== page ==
Bay Area musician Paul Mehling is helping to introduce a new generation of music lovers to the work of legendary guitarist Django Reinhardt. Known as one of the godfathers of the Gypsy jazz revival, Mehling, along with his band, Hot Club of San Francisco, attempts to recreate the sounds, tales, and atmosphere of Reinhardt’s band, Quintette du Hot Club de France, active mostly in and around Paris in the 1930s and 40s.
Reinhardt was one of the first European-born jazz musicians to gain international acclaim, and was commonly considered to be the most virtuosic guitar player alive. Reinhardt was single-handedly responsible for the invention and popularization of Gypsy jazz — or “jazz manouche,” a style of music that fused Gypsy guitar technique with swing jazz. Reinhardt’s influence was felt far beyond the arena of Gypsy jazz, his music continuing to inform guitarists working in a wide spectrum of idioms.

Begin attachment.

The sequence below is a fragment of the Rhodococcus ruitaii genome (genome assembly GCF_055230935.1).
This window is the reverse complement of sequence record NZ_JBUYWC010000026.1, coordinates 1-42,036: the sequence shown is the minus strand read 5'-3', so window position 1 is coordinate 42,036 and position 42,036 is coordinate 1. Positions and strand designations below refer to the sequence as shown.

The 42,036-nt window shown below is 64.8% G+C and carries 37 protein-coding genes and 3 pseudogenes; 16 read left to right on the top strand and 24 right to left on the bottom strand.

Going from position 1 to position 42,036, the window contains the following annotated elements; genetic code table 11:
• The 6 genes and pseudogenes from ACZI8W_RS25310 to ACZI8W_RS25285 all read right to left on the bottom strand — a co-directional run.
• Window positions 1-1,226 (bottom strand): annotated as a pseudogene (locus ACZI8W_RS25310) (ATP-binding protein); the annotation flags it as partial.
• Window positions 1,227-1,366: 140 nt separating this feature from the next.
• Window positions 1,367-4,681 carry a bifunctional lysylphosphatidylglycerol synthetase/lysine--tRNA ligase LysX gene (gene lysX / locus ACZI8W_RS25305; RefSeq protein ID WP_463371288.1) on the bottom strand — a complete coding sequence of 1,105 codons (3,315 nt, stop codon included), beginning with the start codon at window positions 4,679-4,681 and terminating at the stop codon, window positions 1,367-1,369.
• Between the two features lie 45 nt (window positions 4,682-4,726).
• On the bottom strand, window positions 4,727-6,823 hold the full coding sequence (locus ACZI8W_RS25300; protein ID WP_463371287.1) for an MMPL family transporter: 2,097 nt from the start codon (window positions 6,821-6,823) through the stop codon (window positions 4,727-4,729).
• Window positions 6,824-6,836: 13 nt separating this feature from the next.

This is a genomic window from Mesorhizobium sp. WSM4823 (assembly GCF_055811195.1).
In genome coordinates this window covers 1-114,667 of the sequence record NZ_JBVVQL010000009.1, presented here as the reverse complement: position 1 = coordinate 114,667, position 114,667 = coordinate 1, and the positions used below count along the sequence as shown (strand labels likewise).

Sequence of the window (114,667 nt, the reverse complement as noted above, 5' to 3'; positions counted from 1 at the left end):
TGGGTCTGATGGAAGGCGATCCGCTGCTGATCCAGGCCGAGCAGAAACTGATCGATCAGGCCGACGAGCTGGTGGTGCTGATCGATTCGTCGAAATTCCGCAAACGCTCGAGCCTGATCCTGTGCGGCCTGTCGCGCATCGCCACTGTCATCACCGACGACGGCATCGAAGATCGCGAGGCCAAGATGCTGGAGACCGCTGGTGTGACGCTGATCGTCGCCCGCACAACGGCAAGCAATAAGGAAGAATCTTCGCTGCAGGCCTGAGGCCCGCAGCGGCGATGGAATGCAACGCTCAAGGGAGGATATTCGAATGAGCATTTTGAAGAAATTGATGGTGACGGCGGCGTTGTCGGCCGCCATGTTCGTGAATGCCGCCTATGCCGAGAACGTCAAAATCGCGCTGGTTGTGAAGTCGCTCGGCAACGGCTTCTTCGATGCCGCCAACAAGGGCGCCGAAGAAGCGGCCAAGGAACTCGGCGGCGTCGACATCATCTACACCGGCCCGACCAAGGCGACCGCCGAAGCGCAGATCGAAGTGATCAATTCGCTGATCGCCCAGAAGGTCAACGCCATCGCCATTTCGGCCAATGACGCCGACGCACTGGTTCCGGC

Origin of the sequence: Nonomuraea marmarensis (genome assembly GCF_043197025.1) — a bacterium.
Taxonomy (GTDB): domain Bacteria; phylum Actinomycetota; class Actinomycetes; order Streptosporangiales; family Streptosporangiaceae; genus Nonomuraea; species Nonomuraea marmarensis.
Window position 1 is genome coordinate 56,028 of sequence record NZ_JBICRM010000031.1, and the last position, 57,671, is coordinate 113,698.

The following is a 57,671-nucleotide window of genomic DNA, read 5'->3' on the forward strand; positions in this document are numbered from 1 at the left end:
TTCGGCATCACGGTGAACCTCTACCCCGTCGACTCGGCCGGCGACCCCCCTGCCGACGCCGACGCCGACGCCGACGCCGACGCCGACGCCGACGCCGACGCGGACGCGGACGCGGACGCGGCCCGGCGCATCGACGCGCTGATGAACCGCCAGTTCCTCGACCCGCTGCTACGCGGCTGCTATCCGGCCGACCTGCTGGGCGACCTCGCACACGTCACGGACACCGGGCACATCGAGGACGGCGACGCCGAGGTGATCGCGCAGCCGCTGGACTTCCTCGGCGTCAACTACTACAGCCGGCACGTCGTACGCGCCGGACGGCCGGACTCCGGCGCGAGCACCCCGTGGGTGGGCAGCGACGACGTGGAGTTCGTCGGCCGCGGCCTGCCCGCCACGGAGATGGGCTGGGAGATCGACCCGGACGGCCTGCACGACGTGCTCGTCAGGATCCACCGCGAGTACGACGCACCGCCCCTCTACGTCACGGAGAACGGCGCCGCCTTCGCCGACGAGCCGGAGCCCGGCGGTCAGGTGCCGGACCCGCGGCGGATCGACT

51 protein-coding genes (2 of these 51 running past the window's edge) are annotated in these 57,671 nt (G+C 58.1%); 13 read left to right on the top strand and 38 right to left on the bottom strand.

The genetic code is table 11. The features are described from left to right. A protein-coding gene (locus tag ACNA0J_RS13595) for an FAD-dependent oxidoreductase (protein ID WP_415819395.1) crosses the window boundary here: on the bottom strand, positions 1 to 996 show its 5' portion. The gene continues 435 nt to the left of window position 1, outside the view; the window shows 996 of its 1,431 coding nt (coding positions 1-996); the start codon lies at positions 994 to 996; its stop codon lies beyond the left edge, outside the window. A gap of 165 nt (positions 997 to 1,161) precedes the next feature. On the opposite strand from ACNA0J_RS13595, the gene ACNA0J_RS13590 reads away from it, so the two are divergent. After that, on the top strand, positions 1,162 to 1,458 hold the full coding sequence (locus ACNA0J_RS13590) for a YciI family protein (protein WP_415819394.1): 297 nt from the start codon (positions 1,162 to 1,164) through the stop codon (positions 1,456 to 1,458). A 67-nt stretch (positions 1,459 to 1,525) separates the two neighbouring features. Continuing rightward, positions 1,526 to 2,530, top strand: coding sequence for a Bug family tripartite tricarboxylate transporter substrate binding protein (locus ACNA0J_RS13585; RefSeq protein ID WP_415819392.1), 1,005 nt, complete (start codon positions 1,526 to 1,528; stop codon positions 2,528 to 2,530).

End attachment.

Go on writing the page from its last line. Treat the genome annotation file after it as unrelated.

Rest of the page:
Mehling first discovered Reinhardt’s music as a teenager while listening to his father’s record collection. Inspired by the rhythms and inflections of Gypsy jazz, these recordings fueled Mehling’s desire to learn the guitar. In search of Gypsy jazz players, Mehling moved to Paris at the age of 23. He spent six months honing his skills and retracing the footsteps of his hero. He has since become a teacher, instructing Reinhardt enthusiasts in Gypsy guitar technique.
For about two decades, Mehling has led the Hot Club of San Francisco, which copies the exact, unusual instrumentation of the Quintette du Hot Club de France, combining three guitarists with violinist and string bassist. Though jazz manouche is usually associated with fast, hot guitar licks, Mehling is particularly attached to the more mysterious, melancholy aspects of the genre, incorporating many haunting, wistful tunes into the band’s repertoire.
Spark follows Mehling’s band to the 2008 San Francisco/Mill Valley Djangofest, one of several festivals around the world that bring together musicians from diverse backgrounds to celebrate Reinhardt’s legacy. Playing at Mill Valley’s historic 142 Throckmorton Theatre, the Hot Club of San Francisco, along with many other bands working in the jazz manouche style, are helping bring Reinhardt’s sounds to a new generation of music lovers.